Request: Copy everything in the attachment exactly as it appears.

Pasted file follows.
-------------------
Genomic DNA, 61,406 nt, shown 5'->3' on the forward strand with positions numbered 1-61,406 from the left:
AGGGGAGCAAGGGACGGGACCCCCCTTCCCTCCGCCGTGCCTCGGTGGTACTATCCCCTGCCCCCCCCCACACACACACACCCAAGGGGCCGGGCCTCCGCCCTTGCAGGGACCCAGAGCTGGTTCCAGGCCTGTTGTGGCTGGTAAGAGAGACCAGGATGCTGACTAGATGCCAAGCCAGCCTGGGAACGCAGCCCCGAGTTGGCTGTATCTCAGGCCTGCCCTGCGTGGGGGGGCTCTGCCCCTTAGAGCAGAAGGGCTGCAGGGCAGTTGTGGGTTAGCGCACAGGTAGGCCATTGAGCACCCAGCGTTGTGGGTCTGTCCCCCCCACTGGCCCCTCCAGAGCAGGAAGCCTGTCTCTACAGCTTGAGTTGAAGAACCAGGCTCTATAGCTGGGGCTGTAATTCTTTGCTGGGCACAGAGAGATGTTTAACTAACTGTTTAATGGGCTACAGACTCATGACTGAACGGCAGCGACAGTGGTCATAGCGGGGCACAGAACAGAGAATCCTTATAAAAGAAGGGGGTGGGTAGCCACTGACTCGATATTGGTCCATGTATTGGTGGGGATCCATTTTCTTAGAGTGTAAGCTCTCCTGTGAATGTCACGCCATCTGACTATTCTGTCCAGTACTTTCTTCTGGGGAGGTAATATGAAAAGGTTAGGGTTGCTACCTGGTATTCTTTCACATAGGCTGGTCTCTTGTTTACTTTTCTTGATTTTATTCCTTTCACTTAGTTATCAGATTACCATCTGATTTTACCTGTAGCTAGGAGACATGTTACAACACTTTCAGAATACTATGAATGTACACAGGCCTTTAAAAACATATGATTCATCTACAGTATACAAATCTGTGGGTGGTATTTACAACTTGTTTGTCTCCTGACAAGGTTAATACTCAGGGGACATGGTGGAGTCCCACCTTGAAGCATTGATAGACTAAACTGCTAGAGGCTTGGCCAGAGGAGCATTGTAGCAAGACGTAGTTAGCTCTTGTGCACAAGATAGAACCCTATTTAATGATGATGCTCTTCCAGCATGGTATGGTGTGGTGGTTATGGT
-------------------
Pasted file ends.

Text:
Genomic DNA, 61,406 nt, shown 5'->3' on the forward strand with positions numbered 1-61,406 from the left:
AGGGGAGCAAGGGACGGGACCCCCCTTCCCTCCGCCGTGCCTCGGTGGTACTATCCCCTGCCCCCCCCCACACACACACACCCAAGGGGCCGGGCCTCCGCCCTTGCAGGGACCCAGAGCTGGTTCCAGGCCTGTTGTGGCTGGTAAGAGAGACCAGGATGCTGACTAGATGCCAAGCCAGCCTGGGAACGCAGCCCCGAGTTGGCTGTATCTCAGGCCTGCCCTGCGTGGGGGGGCTCTGCCCCTTAGAGCAGAAGGGCTGCAGGGCAGTTGTGGGTTAGCGCACAGGTAGGCCATTGAGCACCCAGCGTTGTGGGTCTGTCCCCCCCACTGGCCCCTCCAGAGCAGGAAGCCTGTCTCTACAGCTTGAGTTGAAGAACCAGGCTCTATAGCTGGGGCTGTAATTCTTTGCTGGGCACAGAGAGATGTTTAACTAACTGTTTAATGGGCTACAGACTCATGACTGAACGGCAGCGACAGTGGTCATAGCGGGGCACAGAACAGAGAATCCTTATAAAAGAAGGGGGTGGGTAGCCACTGACTCGATATTGGTCCATGTATTGGTGGGGATCCATTTTCTTAGAGTGTAAGCTCTCCTGTGAATGTCACGCCATCTGACTATTCTGTCCAGTACTTTCTTCTGGGGAGGTAATATGAAAAGGTTAGGGTTGCTACCTGGTATTCTTTCACATAGGCTGGTCTCTTGTTTACTTTTCTTGATTTTATTCCTTTCACTTAGTTATCAGATTACCATCTGATTTTACCTGTAGCTAGGAGACATGTTACAACACTTTCAGAATACTATGAATGTACACAGGCCTTTAAAAACATATGATTCATCTACAGTATACAAATCTGTGGGTGGTATTTACAACTTGTTTGTCTCCTGACAAGGTTAATACTCAGGGGACATGGTGGAGTCCCACCTTGAAGCATTGATAGACTAAACTGCTAGAGGCTTGGCCAGAGGAGCATTGTAGCAAGACGTAGTTAGCTCTTGTGCACAAGATAGAACCCTATTTAATGATGATGCTCTTCCAGCATGGTATGGTGTGGTGGTTATGGT